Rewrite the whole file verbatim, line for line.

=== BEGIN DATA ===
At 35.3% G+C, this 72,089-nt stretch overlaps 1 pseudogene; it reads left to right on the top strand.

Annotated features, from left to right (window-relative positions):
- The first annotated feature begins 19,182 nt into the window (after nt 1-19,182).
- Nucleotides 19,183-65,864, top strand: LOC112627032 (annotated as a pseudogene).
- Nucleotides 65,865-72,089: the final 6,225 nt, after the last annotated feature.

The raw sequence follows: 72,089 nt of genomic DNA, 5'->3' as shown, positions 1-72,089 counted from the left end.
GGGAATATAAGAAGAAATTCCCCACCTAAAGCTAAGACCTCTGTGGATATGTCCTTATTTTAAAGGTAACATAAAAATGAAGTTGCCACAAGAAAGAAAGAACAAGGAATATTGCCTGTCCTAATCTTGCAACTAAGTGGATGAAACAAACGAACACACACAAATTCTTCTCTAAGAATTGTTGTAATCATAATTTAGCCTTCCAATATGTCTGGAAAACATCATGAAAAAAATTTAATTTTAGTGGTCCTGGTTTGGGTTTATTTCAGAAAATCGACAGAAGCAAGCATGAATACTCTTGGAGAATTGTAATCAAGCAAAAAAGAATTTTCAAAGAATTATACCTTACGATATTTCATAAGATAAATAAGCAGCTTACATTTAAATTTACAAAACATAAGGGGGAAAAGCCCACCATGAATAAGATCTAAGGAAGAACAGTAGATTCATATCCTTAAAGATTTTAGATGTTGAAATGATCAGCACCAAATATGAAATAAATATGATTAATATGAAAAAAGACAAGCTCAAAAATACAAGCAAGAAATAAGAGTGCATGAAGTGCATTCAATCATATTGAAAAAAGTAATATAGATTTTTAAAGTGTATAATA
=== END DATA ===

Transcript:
At 35.3% G+C, this 72,089-nt stretch overlaps 1 pseudogene; it reads left to right on the top strand.

Annotated features, from left to right (window-relative positions):
- The first annotated feature begins 19,182 nt into the window (after nt 1-19,182).
- Nucleotides 19,183-65,864, top strand: LOC112627032 (annotated as a pseudogene).
- Nucleotides 65,865-72,089: the final 6,225 nt, after the last annotated feature.

The raw sequence follows: 72,089 nt of genomic DNA, 5'->3' as shown, positions 1-72,089 counted from the left end.
GGGAATATAAGAAGAAATTCCCCACCTAAAGCTAAGACCTCTGTGGATATGTCCTTATTTTAAAGGTAACATAAAAATGAAGTTGCCACAAGAAAGAAAGAACAAGGAATATTGCCTGTCCTAATCTTGCAACTAAGTGGATGAAACAAACGAACACACACAAATTCTTCTCTAAGAATTGTTGTAATCATAATTTAGCCTTCCAATATGTCTGGAAAACATCATGAAAAAAATTTAATTTTAGTGGTCCTGGTTTGGGTTTATTTCAGAAAATCGACAGAAGCAAGCATGAATACTCTTGGAGAATTGTAATCAAGCAAAAAAGAATTTTCAAAGAATTATACCTTACGATATTTCATAAGATAAATAAGCAGCTTACATTTAAATTTACAAAACATAAGGGGGAAAAGCCCACCATGAATAAGATCTAAGGAAGAACAGTAGATTCATATCCTTAAAGATTTTAGATGTTGAAATGATCAGCACCAAATATGAAATAAATATGATTAATATGAAAAAAGACAAGCTCAAAAATACAAGCAAGAAATAAGAGTGCATGAAGTGCATTCAATCATATTGAAAAAAGTAATATAGATTTTTAAAGTGTATAATA